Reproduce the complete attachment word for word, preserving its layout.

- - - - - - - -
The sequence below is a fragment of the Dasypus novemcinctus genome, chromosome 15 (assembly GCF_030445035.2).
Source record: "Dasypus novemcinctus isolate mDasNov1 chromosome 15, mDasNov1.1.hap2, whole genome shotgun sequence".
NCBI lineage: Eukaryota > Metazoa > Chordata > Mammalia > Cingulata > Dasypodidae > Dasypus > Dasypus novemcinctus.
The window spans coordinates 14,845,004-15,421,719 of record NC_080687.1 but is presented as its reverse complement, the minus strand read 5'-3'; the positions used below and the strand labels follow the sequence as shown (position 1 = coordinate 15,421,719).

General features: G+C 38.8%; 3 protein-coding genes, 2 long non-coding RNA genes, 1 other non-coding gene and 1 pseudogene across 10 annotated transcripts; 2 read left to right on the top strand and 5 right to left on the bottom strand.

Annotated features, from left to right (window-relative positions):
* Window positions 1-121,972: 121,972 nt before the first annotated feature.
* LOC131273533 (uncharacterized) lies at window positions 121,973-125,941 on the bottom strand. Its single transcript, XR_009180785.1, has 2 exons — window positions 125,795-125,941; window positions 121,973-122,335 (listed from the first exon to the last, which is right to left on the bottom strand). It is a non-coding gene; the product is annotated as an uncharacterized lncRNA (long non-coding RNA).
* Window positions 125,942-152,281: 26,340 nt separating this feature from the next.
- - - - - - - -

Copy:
The sequence below is a fragment of the Dasypus novemcinctus genome, chromosome 15 (assembly GCF_030445035.2).
Source record: "Dasypus novemcinctus isolate mDasNov1 chromosome 15, mDasNov1.1.hap2, whole genome shotgun sequence".
NCBI lineage: Eukaryota > Metazoa > Chordata > Mammalia > Cingulata > Dasypodidae > Dasypus > Dasypus novemcinctus.
The window spans coordinates 14,845,004-15,421,719 of record NC_080687.1 but is presented as its reverse complement, the minus strand read 5'-3'; the positions used below and the strand labels follow the sequence as shown (position 1 = coordinate 15,421,719).

General features: G+C 38.8%; 3 protein-coding genes, 2 long non-coding RNA genes, 1 other non-coding gene and 1 pseudogene across 10 annotated transcripts; 2 read left to right on the top strand and 5 right to left on the bottom strand.

Annotated features, from left to right (window-relative positions):
* Window positions 1-121,972: 121,972 nt before the first annotated feature.
* LOC131273533 (uncharacterized) lies at window positions 121,973-125,941 on the bottom strand. Its single transcript, XR_009180785.1, has 2 exons — window positions 125,795-125,941; window positions 121,973-122,335 (listed from the first exon to the last, which is right to left on the bottom strand). It is a non-coding gene; the product is annotated as an uncharacterized lncRNA (long non-coding RNA).
* Window positions 125,942-152,281: 26,340 nt separating this feature from the next.